Polls have opened in Peru, where politically weary voters will cast their ballots for the country’s next president and Congress amid a surge in coronavirus infections.
Many Peruvians have voiced their dissatisfaction with the crowded field of presidential candidates, none of which are expected to exceed the vote threshold needed to avoid a June runoff.
Heading into Sunday’s vote – which is mandatory with a fine of up to $25 – no candidate was polling with more than 13 percent support. A “no vote” remained the most popular single choice.
“These are the most fragmented elections in history, we have never reached the eve of the election with so many candidates in with a chance,” Alfredo Torres, head of local pollster Ipsos Peru, told reporters on Thursday.
The elections come as Peru, like several other countries in the Americas, struggles to respond to a surging COVID-19 pandemic and related economic downturn.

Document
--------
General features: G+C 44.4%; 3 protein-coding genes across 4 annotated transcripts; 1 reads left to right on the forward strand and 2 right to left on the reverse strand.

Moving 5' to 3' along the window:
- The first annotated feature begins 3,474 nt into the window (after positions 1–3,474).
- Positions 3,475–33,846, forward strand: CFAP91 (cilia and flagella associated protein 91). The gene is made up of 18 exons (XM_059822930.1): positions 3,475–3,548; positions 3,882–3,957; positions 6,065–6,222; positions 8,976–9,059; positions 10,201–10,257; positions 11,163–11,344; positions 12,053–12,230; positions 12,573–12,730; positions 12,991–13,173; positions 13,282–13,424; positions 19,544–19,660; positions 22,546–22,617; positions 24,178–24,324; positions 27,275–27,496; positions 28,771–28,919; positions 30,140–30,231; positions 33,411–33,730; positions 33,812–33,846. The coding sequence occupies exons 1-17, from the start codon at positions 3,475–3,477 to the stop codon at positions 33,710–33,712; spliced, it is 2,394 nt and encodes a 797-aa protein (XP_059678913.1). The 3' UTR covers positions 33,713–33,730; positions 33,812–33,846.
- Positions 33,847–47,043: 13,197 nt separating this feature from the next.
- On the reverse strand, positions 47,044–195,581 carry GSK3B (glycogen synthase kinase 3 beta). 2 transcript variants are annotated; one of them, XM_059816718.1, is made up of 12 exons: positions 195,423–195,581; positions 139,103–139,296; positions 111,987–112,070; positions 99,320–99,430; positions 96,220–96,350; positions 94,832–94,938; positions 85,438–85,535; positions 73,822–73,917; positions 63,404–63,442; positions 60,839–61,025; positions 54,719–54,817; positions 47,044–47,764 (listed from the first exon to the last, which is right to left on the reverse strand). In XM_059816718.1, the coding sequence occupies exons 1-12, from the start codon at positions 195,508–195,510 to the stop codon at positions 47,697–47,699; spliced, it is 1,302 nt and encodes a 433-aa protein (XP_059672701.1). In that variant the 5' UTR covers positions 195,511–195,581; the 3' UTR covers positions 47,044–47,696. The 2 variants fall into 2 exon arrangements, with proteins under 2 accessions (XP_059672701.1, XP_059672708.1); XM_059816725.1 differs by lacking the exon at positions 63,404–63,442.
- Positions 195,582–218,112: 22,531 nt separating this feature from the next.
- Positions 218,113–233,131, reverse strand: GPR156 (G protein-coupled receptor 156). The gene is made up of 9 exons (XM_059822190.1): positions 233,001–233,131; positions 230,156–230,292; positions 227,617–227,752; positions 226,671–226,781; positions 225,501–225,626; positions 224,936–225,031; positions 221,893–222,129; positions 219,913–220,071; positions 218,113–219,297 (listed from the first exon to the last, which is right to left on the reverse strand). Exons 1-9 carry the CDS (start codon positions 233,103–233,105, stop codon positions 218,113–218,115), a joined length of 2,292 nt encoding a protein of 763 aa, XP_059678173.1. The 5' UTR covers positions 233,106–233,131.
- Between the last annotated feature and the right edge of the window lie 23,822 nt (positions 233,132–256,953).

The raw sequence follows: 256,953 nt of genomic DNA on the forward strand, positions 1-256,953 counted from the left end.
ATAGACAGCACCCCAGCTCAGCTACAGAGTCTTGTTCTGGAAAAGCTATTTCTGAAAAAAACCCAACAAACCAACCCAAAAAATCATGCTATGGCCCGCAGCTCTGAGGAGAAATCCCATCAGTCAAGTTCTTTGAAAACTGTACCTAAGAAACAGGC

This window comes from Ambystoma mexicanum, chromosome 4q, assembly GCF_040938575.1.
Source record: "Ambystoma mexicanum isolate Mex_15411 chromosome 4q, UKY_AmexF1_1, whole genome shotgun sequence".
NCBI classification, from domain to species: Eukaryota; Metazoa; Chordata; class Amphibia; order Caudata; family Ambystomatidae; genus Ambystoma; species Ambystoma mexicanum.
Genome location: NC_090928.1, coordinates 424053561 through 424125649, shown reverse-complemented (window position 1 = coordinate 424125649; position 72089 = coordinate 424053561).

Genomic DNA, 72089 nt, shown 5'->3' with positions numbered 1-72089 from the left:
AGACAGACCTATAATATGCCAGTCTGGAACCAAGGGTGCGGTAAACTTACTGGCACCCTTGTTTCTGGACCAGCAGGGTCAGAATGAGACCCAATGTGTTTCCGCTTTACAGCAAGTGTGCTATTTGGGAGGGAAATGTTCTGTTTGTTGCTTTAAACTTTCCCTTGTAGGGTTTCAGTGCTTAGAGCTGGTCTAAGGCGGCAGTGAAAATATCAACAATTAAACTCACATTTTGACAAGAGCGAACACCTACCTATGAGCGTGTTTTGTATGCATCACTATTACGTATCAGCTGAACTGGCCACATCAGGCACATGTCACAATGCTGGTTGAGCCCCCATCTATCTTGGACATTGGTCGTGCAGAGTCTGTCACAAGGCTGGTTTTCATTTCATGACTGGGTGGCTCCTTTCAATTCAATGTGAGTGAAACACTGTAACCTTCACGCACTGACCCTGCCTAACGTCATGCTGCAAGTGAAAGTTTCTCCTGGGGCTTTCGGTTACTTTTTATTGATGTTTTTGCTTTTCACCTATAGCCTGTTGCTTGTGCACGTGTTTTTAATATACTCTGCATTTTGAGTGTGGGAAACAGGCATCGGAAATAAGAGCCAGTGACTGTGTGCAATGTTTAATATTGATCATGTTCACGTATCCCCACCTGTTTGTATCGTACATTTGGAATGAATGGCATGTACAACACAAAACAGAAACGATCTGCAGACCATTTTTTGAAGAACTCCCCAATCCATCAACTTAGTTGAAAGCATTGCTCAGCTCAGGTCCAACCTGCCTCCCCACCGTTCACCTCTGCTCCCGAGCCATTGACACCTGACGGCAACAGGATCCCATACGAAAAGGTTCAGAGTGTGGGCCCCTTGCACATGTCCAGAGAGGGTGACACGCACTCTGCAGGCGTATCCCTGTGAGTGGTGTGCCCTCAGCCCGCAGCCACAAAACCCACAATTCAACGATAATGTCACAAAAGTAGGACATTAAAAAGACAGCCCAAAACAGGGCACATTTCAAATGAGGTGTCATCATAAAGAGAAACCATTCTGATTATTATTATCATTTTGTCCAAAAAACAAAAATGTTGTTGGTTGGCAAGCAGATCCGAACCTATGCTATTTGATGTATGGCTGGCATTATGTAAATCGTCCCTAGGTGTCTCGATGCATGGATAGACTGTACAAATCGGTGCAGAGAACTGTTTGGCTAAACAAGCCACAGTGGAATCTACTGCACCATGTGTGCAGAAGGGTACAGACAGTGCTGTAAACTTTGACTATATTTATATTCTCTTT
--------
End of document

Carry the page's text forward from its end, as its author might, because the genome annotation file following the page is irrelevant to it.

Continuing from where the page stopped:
Peru has also been hit by years of political scandals, which have fuelled public frustrations.
“They promise you whatever you want to hear when it’s an election, and then when they take office, they don’t do anything to help ordinary people. Why should that change just because we’re in a pandemic?” Garcia said.
Keiko Fujimori, the daughter of ex-president Alberto Fujimori who is serving a 25-year jail term for human rights violations, holds a slim lead ahead of the rest of the candidates.
Close behind are earlier frontrunner Yonhy Lescano, left-wing professor Pedro Castillo, free marketeer Hernando de Soto, socialist Veronika Mendoza and ultraconservative businessman Rafael Lopez Aliaga.
“We are facing a voter who is very unhappy with all the options they have to choose from,” said Urpi Torrado, executive president of pollster Datum International.
The country’s 25 million registered voters will also elect 130 members of the unicameral Congress.
The polls open at 7am local time (12:00 GMT) on Sunday and pollster Ipsos Peru will provide an exit poll 12 hours later.